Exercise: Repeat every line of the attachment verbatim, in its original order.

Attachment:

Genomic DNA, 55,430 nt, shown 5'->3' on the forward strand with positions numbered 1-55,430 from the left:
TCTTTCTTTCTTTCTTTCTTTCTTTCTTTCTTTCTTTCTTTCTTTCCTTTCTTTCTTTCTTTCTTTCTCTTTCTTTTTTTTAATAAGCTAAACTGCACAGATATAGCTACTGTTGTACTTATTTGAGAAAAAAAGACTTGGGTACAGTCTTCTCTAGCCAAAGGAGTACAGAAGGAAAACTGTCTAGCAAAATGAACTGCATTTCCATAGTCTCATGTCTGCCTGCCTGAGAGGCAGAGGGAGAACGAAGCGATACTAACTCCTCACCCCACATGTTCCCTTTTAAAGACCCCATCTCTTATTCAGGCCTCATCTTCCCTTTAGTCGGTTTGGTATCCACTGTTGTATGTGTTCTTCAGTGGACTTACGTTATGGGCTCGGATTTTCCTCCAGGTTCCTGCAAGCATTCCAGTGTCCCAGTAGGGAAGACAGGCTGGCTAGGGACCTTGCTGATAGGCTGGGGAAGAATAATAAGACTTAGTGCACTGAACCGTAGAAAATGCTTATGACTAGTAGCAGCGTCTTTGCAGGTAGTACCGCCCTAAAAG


Genomic DNA, 55,430 nt, shown 5'->3' on the forward strand with positions numbered 1-55,430 from the left:
TCTTTCTTTCTTTCTTTCTTTCTTTCTTTCTTTCTTTCTTTCTTTCCTTTCTTTCTTTCTTTCTTTCTCTTTCTTTTTTTTAATAAGCTAAACTGCACAGATATAGCTACTGTTGTACTTATTTGAGAAAAAAAGACTTGGGTACAGTCTTCTCTAGCCAAAGGAGTACAGAAGGAAAACTGTCTAGCAAAATGAACTGCATTTCCATAGTCTCATGTCTGCCTGCCTGAGAGGCAGAGGGAGAACGAAGCGATACTAACTCCTCACCCCACATGTTCCCTTTTAAAGACCCCATCTCTTATTCAGGCCTCATCTTCCCTTTAGTCGGTTTGGTATCCACTGTTGTATGTGTTCTTCAGTGGACTTACGTTATGGGCTCGGATTTTCCTCCAGGTTCCTGCAAGCATTCCAGTGTCCCAGTAGGGAAGACAGGCTGGCTAGGGACCTTGCTGATAGGCTGGGGAAGAATAATAAGACTTAGTGCACTGAACCGTAGAAAATGCTTATGACTAGTAGCAGCGTCTTTGCAGGTAGTACCGCCCTAAAAG